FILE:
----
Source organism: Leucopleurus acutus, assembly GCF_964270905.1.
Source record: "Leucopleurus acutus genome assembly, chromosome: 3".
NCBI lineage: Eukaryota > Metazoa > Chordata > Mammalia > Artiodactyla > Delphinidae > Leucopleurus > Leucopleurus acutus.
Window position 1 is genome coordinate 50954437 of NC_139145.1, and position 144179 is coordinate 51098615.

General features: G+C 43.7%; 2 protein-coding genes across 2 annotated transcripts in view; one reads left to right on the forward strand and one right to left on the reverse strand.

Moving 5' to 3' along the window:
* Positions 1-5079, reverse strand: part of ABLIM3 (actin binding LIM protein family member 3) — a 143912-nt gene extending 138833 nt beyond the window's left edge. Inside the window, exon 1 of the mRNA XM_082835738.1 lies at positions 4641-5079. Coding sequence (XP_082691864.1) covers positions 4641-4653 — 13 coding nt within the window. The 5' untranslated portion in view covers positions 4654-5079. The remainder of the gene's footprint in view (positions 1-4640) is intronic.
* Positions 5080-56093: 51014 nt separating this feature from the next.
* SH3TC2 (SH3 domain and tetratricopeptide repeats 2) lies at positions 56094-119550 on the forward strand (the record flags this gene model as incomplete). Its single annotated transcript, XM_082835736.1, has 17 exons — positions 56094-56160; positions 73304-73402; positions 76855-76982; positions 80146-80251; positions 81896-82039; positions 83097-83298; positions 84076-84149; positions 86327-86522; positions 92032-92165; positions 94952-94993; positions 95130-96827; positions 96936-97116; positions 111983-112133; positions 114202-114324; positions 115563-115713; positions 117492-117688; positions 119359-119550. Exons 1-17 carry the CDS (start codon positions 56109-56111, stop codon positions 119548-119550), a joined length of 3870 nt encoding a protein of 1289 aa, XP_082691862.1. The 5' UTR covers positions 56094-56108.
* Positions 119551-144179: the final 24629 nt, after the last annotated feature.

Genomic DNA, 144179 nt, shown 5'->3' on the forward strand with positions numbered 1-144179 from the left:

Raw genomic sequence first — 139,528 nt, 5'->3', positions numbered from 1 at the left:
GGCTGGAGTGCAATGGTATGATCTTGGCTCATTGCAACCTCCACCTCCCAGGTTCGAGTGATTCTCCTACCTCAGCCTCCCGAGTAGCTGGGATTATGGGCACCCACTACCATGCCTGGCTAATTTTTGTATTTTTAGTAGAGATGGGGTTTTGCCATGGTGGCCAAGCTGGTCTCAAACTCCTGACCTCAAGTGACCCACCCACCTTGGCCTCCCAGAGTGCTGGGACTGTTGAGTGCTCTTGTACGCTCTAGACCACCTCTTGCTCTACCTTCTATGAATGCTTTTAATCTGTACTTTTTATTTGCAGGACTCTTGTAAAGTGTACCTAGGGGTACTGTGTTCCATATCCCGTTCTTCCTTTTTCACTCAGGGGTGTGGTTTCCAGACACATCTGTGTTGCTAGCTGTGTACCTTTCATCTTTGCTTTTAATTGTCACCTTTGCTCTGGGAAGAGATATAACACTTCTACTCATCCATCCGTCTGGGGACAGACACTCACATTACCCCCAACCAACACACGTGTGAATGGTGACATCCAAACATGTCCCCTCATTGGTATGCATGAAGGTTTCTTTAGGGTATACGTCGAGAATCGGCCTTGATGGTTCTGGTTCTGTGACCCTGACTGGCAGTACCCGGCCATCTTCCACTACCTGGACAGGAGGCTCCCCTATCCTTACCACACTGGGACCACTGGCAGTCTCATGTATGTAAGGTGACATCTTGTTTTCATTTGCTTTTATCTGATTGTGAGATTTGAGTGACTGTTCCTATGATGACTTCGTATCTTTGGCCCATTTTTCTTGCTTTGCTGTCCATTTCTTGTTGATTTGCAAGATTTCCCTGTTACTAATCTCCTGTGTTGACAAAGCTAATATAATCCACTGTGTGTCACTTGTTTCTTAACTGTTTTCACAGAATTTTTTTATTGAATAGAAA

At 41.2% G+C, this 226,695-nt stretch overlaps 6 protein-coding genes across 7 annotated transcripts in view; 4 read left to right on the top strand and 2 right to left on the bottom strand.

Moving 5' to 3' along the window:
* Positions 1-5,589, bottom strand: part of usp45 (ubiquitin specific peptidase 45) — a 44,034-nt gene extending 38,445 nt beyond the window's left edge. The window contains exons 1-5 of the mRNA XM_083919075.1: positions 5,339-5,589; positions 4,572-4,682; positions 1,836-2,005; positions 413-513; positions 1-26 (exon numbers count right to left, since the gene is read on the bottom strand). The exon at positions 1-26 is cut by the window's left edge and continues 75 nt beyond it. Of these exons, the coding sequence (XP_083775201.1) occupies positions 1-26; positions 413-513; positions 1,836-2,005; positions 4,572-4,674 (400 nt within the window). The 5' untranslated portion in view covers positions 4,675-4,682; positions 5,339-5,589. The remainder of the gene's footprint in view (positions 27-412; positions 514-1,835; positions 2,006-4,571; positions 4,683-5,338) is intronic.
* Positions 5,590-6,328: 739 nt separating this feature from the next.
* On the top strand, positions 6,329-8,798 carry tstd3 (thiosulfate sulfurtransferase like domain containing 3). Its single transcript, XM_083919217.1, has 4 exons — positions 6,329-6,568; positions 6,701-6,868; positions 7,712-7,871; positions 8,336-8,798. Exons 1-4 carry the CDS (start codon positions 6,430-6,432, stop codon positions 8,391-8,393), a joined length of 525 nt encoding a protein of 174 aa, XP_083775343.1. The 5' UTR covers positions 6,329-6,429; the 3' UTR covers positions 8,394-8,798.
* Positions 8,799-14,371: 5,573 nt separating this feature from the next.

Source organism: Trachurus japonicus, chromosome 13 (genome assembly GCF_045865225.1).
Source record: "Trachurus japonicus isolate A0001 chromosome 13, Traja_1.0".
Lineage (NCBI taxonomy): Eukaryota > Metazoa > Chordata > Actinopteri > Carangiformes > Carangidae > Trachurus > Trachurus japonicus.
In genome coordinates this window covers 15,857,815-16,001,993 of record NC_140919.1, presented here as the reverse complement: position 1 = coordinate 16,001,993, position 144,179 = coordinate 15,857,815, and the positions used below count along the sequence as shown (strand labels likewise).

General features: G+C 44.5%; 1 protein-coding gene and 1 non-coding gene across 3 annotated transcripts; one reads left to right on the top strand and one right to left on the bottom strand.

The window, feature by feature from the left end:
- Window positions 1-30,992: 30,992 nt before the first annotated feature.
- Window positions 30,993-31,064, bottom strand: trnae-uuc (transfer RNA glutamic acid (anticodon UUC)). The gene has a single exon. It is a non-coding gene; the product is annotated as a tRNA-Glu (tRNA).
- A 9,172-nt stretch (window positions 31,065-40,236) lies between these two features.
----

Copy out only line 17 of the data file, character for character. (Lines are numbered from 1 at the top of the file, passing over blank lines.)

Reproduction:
* Positions 5,590-6,328: 739 nt separating this feature from the next.